The Magic of Pop-Up (or should that be Plop-Up?) with Mini Grey

The book: it’s portable
magic – an object full of possibilities. With pop-up books there’s the
possibility that the book is a Tardis: bigger on the inside. A world explodes
from the book. Pop-ups are about movement: the book comes to life in your

Pop-ups are made
possible by the structure of the book, that central fold that lends itself to
movement and acts as the engine that moves the mechanism: opening and shutting
so that pop-ups can hide away inside.

So, this week
(inspired by Garry’s post from April about lift-the-flap books) I thought I’d
bring you a quick tour of the history of pop-up, through books I’ve picked up
over the years.

The first pop-ups were for grown-ups, to
do useful things like show the movements of the planets or the structure of the
human body. 

De Humani Corporis Fabrica by Vesalius

In Andreas Vesalius’s book De
Humani Corporis Fabrica
the Fabric of the Human Body
) from 1543, layered pages allow the reader to
probe through the layers of the human body.
Now I don’t have this book, but I have seen it! The
images were woodblock printed, then cut out like fine lacework.

On my bookshelf we
start with Lothar Meggendorfer and the first golden age of pop-ups in Victorian
times. With industrialization, a wealthy middle class was emerging who had
income to spend on books for children, and all could gather in the evenings to
be entertained by the movable book. Meggendorfer’s moving pictures had an amazingly
complicated under-structure of tabs and metal pivots.

Movable horserider by Meggendorfer

This is the kind of mechanism of levers and pivots that would have lain beneath the movable piccture.

International Circus (by Meggendorfer) is
a book that is also a toy and a model. 

My copy of International Circus opened out, each scene pulls down with a parallel box type mechanism.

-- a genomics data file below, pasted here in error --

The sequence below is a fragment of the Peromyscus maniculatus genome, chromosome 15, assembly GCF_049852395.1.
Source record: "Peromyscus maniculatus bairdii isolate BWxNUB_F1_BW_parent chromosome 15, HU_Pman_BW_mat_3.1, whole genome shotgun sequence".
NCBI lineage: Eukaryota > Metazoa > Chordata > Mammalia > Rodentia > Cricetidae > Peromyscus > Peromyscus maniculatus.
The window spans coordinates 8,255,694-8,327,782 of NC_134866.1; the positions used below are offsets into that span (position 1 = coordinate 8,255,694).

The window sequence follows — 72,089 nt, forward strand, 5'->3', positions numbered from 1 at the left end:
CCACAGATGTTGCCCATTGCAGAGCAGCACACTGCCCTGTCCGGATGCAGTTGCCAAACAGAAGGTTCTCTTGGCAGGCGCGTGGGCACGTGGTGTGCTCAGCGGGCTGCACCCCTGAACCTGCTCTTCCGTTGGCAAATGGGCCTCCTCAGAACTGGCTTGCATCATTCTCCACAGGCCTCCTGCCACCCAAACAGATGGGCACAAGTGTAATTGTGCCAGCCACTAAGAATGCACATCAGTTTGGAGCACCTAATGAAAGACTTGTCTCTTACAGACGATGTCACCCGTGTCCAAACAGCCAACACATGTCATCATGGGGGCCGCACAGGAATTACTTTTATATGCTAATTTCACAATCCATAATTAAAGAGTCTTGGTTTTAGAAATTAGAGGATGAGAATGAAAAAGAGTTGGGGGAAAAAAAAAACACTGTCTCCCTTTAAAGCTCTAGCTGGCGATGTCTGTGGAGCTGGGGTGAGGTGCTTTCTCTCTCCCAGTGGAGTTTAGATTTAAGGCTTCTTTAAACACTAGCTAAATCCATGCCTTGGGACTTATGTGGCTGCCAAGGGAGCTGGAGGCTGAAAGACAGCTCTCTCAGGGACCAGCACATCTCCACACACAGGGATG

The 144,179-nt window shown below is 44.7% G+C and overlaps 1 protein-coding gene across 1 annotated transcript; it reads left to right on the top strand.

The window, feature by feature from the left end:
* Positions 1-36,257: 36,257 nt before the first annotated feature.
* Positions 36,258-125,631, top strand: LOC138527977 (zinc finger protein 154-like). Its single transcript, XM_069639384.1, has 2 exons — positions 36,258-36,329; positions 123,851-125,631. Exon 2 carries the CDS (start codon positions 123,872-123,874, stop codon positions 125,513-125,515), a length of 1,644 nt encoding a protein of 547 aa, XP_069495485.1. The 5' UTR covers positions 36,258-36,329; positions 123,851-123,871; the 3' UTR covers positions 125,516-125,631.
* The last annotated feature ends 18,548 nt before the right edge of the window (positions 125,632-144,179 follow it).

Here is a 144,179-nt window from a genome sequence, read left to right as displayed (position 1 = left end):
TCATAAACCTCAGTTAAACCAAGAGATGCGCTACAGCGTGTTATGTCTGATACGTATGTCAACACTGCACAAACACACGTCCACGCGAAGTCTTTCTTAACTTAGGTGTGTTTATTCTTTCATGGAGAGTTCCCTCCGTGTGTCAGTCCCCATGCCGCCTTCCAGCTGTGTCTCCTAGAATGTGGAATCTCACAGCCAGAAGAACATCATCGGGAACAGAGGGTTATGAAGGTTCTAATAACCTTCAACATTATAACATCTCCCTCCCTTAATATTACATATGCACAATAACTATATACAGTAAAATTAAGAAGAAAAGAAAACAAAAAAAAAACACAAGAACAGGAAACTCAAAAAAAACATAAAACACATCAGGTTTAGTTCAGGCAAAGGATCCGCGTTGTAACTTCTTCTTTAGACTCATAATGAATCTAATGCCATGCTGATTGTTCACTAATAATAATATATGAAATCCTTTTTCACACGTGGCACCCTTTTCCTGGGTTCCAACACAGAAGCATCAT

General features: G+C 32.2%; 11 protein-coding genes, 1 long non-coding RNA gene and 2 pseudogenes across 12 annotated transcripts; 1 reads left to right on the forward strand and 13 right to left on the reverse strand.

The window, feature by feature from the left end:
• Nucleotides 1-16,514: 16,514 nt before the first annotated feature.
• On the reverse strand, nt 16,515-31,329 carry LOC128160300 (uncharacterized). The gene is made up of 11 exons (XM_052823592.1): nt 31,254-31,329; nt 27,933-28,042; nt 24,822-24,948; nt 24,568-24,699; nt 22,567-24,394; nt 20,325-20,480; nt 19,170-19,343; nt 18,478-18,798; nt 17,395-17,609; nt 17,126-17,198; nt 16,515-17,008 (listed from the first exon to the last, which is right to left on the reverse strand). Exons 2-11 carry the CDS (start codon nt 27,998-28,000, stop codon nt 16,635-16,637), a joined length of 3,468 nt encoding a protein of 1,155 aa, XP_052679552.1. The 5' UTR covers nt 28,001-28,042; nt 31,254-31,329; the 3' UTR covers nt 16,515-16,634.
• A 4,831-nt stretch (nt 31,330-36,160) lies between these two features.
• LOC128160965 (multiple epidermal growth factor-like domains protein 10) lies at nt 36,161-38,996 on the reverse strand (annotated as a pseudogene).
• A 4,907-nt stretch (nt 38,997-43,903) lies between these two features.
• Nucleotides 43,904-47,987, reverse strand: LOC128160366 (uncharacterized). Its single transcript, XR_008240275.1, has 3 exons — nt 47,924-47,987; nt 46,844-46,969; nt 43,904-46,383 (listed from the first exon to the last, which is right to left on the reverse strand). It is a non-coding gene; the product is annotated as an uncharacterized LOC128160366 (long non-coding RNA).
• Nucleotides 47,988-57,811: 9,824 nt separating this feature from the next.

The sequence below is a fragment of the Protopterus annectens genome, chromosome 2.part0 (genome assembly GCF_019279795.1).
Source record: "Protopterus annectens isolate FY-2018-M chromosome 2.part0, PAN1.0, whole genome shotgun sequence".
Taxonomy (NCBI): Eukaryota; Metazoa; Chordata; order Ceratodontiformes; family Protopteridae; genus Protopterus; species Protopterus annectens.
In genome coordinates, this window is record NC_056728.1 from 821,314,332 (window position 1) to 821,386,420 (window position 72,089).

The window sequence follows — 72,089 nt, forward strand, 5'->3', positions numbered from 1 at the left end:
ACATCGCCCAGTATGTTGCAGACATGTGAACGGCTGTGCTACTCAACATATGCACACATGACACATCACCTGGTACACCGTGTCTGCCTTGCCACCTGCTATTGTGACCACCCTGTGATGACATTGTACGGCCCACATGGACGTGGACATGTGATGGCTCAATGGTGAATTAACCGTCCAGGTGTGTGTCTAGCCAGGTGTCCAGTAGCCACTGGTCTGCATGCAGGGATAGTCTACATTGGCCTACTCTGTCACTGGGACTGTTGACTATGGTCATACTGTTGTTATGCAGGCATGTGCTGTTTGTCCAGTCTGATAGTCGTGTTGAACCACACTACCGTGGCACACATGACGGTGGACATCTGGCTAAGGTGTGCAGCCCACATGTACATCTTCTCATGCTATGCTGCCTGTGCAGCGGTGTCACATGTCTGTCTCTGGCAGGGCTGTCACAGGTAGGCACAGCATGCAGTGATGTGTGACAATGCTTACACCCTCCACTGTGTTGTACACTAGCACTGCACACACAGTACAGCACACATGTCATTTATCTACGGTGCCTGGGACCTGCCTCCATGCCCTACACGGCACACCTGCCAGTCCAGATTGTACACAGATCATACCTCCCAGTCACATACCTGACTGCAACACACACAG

Meggendorfer’s Doll’s House folds out
into a set of rooms you could play with.

That golden age of pop-up was
brought to a close by the 20th century and the first world
war: materials for making books became scarce. Then in the late 1920s the
Daily Express started publishing the Bookano books. 

These were fat volumes with
self-erecting pop-up ‘models’. They were made of cheap low-quality paper which
meant they were affordable, so pop-ups were suddenly available to a mass
market. One Bookano was given to me by John Vernon Lord. It had been given to
him by Raymond Briggs. 

It must have been well played with; every single pop-up
is broken except one.

The one unbroken pop-up in Briggs' Christmas present

  But not broken is the Bookano  Story of Jesus – somehow this one
stayed safe from young fingers.

 Look at this – the last supper, assembled in a panelled room. Judas is skulking off in the background. There's a landscape beyond the back window. Da Vinci would have been

In case you're wondering , there are 12 disciples in this pop-up but two of them are at right angles to us so we can only see their Flat Stanley-style edges.

In my Bookano Stories book is a fabulous underwater world complete with
cellophane water layer.

The stand-up models in the Bookano books, like this
dog, remind me of The Tiger Prowls by Seb Braun; there’s something lovely about 3D animals
springing up on the page. 






In Prague I came
across the work of  
Kubašta, who was a former architect and p
rolific maker of pop-ups from the 1950s. 

I love the
scary movable cover for his Red Riding Hood. You can watch the whole book here. 

He made thousands of works of pop-up. The ones I have are pop-up stand-up
models, and my favourite is Columbus’s ship.

Probably my
ultimate favourite and full of endless inspiration for pop-up mechanisms to try
is Jan Pienkowski’s Haunted House.

Note the pop-up toilet. This one has a black cat inside.

Also in my all-time
favourites is Raymond Briggs’ – Fungus the Bogeyman Plop-Up Book. 

Here's Fungus about to use the facilities.

Fungus's toilet 'The Leaky' has a sign in it: DO NOT PUT ANYTHING IN HERE UNLESS YOU HAVE EATEN IT FIRST, and it's patented non-flush and guaranteed to rust.

I love the